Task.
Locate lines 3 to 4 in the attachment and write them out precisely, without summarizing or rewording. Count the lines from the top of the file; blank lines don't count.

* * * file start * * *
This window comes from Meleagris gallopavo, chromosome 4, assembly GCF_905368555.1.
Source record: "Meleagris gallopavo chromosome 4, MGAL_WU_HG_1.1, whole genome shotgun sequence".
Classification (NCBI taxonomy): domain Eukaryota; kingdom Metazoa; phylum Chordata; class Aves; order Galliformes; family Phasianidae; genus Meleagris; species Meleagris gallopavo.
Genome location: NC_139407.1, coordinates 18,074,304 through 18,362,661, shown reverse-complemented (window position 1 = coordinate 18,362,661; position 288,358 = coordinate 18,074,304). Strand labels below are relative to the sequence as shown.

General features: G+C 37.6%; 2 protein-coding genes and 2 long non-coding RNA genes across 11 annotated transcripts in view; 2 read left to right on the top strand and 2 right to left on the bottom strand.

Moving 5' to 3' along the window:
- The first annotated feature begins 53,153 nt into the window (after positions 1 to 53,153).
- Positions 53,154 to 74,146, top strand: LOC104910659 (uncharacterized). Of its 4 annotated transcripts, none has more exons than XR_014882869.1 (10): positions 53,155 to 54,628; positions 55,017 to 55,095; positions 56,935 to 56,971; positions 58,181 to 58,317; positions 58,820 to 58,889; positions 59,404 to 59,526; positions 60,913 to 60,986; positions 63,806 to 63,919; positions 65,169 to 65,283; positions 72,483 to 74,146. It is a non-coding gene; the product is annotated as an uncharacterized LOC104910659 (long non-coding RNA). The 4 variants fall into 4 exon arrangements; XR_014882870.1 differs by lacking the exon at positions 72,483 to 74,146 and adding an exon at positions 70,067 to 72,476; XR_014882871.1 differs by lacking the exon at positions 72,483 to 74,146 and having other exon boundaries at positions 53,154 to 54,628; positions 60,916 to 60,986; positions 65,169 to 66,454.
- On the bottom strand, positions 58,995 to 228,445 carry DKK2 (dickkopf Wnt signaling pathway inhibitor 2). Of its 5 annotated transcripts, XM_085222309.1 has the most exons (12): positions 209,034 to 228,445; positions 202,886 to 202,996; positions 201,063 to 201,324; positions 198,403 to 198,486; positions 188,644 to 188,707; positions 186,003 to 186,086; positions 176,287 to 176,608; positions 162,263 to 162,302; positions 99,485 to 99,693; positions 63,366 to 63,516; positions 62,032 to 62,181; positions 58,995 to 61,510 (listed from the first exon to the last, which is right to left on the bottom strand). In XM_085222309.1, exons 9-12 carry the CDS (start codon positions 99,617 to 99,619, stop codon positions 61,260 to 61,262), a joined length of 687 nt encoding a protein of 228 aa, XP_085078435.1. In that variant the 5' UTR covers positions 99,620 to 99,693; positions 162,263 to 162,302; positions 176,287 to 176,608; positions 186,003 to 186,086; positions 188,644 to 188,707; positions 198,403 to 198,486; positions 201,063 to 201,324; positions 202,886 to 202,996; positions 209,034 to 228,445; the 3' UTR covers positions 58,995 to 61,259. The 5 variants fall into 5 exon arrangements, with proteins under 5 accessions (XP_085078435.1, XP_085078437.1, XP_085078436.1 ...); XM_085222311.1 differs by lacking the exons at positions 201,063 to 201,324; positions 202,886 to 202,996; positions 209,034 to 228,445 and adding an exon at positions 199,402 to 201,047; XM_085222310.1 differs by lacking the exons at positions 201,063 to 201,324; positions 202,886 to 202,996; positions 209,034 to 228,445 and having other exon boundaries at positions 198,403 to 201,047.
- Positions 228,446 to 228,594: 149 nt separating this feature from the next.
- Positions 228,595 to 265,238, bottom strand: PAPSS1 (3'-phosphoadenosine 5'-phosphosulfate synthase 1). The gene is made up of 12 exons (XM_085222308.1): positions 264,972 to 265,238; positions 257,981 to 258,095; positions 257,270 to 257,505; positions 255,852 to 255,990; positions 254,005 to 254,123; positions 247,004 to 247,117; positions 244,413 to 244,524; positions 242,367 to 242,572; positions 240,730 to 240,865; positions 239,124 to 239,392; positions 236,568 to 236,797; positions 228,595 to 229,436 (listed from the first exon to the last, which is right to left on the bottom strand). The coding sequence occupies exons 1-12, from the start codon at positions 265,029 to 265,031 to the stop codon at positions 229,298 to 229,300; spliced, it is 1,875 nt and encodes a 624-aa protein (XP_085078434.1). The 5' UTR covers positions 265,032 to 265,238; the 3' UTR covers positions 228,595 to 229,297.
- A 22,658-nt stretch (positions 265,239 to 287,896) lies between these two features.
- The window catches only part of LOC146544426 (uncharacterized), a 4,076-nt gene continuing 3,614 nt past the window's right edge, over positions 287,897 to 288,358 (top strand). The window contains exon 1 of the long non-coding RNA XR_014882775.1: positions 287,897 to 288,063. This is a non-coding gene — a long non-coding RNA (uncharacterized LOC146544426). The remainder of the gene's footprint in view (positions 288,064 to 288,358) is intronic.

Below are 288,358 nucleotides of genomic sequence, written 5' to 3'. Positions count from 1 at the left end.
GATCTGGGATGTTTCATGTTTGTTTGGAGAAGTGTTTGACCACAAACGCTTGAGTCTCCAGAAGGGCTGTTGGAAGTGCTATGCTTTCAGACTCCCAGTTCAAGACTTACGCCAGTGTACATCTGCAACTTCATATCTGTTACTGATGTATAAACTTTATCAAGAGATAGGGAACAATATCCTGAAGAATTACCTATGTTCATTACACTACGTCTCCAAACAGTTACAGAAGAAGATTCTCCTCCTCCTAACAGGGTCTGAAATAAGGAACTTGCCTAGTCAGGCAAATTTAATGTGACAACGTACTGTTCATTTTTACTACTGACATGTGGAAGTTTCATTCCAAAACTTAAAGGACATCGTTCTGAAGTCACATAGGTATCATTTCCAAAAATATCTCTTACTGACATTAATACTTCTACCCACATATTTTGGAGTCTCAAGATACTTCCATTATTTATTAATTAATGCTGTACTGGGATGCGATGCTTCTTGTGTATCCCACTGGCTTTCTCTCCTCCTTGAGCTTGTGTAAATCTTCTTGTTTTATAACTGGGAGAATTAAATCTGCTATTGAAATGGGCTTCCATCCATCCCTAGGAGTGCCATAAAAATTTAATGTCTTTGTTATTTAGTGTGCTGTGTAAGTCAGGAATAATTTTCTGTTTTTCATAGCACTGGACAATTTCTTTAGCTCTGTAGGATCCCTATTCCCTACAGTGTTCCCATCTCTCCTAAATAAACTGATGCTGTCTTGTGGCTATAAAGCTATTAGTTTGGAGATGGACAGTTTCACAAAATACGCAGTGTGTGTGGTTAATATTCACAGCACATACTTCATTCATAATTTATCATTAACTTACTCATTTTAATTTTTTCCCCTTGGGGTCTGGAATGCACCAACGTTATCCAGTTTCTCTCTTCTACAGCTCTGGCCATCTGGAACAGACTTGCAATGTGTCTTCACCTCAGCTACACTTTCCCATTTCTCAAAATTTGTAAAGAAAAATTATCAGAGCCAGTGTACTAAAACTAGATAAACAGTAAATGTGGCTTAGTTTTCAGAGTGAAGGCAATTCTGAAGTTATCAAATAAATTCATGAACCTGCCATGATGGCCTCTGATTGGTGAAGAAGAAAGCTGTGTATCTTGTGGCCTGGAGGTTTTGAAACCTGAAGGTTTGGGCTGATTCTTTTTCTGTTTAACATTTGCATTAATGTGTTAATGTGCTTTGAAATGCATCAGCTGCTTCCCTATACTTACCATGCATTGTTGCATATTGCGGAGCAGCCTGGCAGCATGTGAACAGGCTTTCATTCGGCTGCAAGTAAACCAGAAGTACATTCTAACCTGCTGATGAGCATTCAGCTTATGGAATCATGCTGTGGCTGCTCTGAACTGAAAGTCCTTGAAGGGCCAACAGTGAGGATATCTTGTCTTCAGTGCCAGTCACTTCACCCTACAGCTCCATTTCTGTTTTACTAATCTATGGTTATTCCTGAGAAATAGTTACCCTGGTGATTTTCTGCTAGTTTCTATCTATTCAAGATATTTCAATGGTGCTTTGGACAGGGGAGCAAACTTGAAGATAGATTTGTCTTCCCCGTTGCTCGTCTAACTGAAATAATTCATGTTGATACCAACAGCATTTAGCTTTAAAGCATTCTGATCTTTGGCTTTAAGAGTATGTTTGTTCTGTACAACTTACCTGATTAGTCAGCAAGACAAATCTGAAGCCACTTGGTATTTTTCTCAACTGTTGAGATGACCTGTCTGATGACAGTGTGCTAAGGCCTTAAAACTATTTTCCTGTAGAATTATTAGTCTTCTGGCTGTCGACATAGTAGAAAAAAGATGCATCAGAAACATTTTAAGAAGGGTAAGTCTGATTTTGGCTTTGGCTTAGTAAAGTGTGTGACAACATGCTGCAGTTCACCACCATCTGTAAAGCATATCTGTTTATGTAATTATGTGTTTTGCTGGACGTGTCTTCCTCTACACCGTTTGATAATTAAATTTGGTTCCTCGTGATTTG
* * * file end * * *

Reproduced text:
Classification (NCBI taxonomy): domain Eukaryota; kingdom Metazoa; phylum Chordata; class Aves; order Galliformes; family Phasianidae; genus Meleagris; species Meleagris gallopavo.
Genome location: NC_139407.1, coordinates 18,074,304 through 18,362,661, shown reverse-complemented (window position 1 = coordinate 18,362,661; position 288,358 = coordinate 18,074,304). Strand labels below are relative to the sequence as shown.